Letting Go a Little More

I taught my oldest son to drive this fall. Truth be told, the first time we backed out of the drive way and drove down the street together, with him in the driver’s seat and me in the passenger’s seat, I was nervous and scared. To be sitting in the passenger seat with no control over the vehicle as your first born drives you down the road into the unknown, is a frightening thing!

As we started driving down the rode together, I couldn’t help but flash back to when I taught him how to ride his bike when he was little. I remembered the first time I let go of the bike and he was able to ride away, a little wobbly, with out my help. It was a happy but nervous event for me. I was initially thrilled that he had learned to ride his bike but as I watched him go down the side walk and get further and further away, it hit me that I no longer had control of where he was going. I could no longer run along side him and catch him if he fell or steer him if he lost control. At that moment, my mind started to play all the typical bike accident scenarios in my head as he became smaller and smaller as he rode further and further away.  Of course, he eventually turned around, came back towards me and all was well. As he approached me on his bike, I realized that as he learned to ride his bike I learned something too. I learned to let go of him a little more.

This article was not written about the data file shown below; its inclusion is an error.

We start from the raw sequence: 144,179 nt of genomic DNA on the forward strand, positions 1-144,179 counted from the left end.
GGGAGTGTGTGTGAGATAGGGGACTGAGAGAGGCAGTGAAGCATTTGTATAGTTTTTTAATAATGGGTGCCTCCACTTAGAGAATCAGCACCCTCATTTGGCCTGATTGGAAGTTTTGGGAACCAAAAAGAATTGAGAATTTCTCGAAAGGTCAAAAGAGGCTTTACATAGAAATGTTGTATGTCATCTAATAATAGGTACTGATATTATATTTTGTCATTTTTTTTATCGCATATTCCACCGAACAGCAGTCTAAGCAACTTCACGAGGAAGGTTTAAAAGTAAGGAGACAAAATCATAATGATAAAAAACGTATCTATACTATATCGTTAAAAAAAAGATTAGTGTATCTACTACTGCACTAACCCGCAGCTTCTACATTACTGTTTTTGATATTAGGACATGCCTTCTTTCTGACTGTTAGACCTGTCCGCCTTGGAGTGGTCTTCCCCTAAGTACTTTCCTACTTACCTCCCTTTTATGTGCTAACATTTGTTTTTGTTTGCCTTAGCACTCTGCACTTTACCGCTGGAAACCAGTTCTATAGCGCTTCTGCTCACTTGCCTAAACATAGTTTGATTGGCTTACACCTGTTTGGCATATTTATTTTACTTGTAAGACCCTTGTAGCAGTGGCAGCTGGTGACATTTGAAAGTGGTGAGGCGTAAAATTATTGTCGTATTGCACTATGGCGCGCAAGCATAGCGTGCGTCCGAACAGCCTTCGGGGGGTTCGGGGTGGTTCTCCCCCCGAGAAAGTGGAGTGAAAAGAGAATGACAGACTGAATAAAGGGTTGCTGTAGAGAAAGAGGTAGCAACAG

Flash forward twelve years or so and there we were sitting in a car together with him driving us down the road. He was trusting me to give him correct instruction as he navigated us and I was trusting that he would listen to my instruction and not crash. We had a few stressful moments as we worked through the complexities of a left hand turn at more than one intersection and how to merge on the highway, but we made it every time. We nearly got into an accident once in a parking lot, which was not his fault, but still an anxious moment from which I hope he learned a lesson. Even though he did a good job and we had no serious mishaps, I have to admit there is probably a dent in the passenger’s side floor where my right foot pressed the imaginary break peddle numerous times!

Eventually it got to the point, just like when he learned to ride a bike, that he needed to go down the rode without me. He needed to drive down the road on his own and I had to trust that he would come back safe. Later in the fall, he passed his driving test on the first try. He now has his license and has taken another step towards becoming an independent adult. Similar to when he learned to ride his bike, I learned a lesson as well. I learned to let go of him a little more, again.

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